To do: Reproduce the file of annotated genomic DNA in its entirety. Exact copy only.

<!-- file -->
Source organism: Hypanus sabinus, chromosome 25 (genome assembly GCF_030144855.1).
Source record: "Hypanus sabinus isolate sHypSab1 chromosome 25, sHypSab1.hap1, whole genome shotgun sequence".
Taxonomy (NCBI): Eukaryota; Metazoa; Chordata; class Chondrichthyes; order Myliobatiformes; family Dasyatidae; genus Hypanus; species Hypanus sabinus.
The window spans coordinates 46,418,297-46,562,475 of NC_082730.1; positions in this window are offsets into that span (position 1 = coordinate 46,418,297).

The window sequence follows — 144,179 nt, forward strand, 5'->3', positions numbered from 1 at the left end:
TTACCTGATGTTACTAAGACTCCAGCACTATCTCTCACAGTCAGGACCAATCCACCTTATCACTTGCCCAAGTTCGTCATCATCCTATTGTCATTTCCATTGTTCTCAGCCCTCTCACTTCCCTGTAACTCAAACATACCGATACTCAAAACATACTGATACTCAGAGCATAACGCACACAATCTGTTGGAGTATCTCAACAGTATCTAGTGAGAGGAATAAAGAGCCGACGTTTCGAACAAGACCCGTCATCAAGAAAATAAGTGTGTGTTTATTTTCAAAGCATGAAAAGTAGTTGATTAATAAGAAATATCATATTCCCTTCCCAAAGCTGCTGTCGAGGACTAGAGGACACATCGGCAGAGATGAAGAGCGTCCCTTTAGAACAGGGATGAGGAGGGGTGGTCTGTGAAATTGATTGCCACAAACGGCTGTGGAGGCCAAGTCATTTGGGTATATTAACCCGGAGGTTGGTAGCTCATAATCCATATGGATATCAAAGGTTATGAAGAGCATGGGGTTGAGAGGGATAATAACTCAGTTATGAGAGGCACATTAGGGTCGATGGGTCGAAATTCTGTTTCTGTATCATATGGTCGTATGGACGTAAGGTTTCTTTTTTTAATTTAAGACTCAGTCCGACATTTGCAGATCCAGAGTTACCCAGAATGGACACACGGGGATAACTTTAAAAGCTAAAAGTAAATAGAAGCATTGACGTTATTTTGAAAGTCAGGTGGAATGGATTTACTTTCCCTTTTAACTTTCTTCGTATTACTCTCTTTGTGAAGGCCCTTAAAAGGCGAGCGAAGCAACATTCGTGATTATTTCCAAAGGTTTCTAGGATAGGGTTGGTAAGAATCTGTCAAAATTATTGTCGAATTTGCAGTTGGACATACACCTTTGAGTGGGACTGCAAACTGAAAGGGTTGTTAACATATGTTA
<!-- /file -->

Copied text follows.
Source organism: Hypanus sabinus, chromosome 25 (genome assembly GCF_030144855.1).
Source record: "Hypanus sabinus isolate sHypSab1 chromosome 25, sHypSab1.hap1, whole genome shotgun sequence".
Taxonomy (NCBI): Eukaryota; Metazoa; Chordata; class Chondrichthyes; order Myliobatiformes; family Dasyatidae; genus Hypanus; species Hypanus sabinus.
The window spans coordinates 46,418,297-46,562,475 of NC_082730.1; positions in this window are offsets into that span (position 1 = coordinate 46,418,297).

The window sequence follows — 144,179 nt, forward strand, 5'->3', positions numbered from 1 at the left end:
TTACCTGATGTTACTAAGACTCCAGCACTATCTCTCACAGTCAGGACCAATCCACCTTATCACTTGCCCAAGTTCGTCATCATCCTATTGTCATTTCCATTGTTCTCAGCCCTCTCACTTCCCTGTAACTCAAACATACCGATACTCAAAACATACTGATACTCAGAGCATAACGCACACAATCTGTTGGAGTATCTCAACAGTATCTAGTGAGAGGAATAAAGAGCCGACGTTTCGAACAAGACCCGTCATCAAGAAAATAAGTGTGTGTTTATTTTCAAAGCATGAAAAGTAGTTGATTAATAAGAAATATCATATTCCCTTCCCAAAGCTGCTGTCGAGGACTAGAGGACACATCGGCAGAGATGAAGAGCGTCCCTTTAGAACAGGGATGAGGAGGGGTGGTCTGTGAAATTGATTGCCACAAACGGCTGTGGAGGCCAAGTCATTTGGGTATATTAACCCGGAGGTTGGTAGCTCATAATCCATATGGATATCAAAGGTTATGAAGAGCATGGGGTTGAGAGGGATAATAACTCAGTTATGAGAGGCACATTAGGGTCGATGGGTCGAAATTCTGTTTCTGTATCATATGGTCGTATGGACGTAAGGTTTCTTTTTTTAATTTAAGACTCAGTCCGACATTTGCAGATCCAGAGTTACCCAGAATGGACACACGGGGATAACTTTAAAAGCTAAAAGTAAATAGAAGCATTGACGTTATTTTGAAAGTCAGGTGGAATGGATTTACTTTCCCTTTTAACTTTCTTCGTATTACTCTCTTTGTGAAGGCCCTTAAAAGGCGAGCGAAGCAACATTCGTGATTATTTCCAAAGGTTTCTAGGATAGGGTTGGTAAGAATCTGTCAAAATTATTGTCGAATTTGCAGTTGGACATACACCTTTGAGTGGGACTGCAAACTGAAAGGGTTGTTAACATATGTTA